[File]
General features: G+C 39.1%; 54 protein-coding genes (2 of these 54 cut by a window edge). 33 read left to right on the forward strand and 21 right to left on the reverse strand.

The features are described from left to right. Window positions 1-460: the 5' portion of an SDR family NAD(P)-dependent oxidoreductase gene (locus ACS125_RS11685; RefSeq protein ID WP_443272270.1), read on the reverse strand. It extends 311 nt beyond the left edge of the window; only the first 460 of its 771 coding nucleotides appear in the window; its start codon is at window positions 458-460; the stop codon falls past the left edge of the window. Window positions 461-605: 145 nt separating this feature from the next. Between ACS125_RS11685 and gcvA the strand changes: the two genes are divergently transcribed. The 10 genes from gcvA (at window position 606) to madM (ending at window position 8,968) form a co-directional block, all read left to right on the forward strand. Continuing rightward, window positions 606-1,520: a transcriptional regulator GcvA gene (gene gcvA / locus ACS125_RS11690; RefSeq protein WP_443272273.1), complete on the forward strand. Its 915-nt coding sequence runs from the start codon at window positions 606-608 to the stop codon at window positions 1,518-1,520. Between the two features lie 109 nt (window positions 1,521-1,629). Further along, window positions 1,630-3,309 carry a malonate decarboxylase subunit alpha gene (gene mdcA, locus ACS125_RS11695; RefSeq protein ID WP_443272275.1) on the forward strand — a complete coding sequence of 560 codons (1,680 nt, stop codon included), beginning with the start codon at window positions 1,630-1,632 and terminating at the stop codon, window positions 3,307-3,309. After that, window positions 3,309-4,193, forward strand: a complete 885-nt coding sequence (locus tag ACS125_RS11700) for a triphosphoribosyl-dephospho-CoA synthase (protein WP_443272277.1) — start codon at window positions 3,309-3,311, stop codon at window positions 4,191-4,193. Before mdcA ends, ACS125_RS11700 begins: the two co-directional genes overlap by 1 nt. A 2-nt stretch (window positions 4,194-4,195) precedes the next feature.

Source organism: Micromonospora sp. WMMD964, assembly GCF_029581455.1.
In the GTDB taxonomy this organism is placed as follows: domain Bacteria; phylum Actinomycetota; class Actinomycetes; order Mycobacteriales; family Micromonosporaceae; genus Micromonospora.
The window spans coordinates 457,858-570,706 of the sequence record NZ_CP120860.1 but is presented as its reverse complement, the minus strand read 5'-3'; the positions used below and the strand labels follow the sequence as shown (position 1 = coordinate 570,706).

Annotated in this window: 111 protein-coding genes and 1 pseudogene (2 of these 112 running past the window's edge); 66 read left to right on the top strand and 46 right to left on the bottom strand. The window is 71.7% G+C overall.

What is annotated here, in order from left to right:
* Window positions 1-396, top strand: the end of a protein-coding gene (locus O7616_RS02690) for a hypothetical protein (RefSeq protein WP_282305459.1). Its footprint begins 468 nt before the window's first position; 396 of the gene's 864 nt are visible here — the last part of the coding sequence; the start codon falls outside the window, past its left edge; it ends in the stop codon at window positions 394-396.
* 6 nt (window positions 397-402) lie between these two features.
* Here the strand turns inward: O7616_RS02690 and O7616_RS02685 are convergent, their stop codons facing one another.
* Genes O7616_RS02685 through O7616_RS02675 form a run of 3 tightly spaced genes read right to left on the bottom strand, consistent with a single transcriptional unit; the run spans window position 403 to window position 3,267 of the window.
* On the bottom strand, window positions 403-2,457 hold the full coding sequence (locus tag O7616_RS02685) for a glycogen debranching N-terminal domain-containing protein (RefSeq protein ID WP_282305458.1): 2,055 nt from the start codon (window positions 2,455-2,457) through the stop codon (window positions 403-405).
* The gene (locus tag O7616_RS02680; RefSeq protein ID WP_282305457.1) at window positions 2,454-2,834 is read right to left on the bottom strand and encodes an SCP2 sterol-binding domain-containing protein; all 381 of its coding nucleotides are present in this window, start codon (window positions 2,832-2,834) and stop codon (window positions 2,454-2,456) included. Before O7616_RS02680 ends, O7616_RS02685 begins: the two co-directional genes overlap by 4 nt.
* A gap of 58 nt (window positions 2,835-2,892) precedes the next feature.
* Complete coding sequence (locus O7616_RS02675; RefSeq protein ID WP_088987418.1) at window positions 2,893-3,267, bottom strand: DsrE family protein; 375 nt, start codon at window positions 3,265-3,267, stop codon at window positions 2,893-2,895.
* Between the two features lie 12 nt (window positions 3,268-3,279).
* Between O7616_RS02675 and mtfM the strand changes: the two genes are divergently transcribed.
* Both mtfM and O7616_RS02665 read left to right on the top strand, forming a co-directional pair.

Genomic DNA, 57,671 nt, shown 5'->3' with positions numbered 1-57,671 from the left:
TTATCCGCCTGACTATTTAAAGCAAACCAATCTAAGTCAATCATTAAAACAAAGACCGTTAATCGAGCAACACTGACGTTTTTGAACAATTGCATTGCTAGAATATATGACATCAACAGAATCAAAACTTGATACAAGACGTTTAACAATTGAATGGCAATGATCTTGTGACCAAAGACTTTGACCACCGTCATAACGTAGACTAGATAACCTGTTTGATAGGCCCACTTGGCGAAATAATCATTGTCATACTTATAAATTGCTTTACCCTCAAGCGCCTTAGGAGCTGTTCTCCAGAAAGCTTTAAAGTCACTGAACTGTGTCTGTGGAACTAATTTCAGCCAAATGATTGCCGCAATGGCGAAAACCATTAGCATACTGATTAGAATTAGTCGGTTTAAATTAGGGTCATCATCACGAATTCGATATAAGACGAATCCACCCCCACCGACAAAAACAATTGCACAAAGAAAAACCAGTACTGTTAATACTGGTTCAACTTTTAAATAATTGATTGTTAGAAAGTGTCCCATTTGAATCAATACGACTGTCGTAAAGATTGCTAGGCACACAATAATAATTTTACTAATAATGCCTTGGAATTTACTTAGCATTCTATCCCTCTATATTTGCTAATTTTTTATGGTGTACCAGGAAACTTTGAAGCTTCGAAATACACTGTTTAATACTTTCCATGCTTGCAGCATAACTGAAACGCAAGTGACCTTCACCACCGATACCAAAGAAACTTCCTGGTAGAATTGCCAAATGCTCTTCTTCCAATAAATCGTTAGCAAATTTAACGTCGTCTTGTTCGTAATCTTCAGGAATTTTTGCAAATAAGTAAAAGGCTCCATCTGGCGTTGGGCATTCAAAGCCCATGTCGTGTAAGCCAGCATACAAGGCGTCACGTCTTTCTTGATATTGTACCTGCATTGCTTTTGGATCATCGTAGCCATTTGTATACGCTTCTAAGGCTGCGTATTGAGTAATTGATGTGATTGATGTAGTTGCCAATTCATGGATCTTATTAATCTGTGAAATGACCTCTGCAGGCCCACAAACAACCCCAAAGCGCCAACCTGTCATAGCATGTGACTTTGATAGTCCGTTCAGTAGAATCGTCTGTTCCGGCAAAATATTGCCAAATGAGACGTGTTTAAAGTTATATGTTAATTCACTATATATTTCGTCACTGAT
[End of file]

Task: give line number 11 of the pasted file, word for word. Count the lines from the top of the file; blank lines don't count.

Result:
* Genes O7616_RS02685 through O7616_RS02675 form a run of 3 tightly spaced genes read right to left on the bottom strand, consistent with a single transcriptional unit; the run spans window position 403 to window position 3,267 of the window.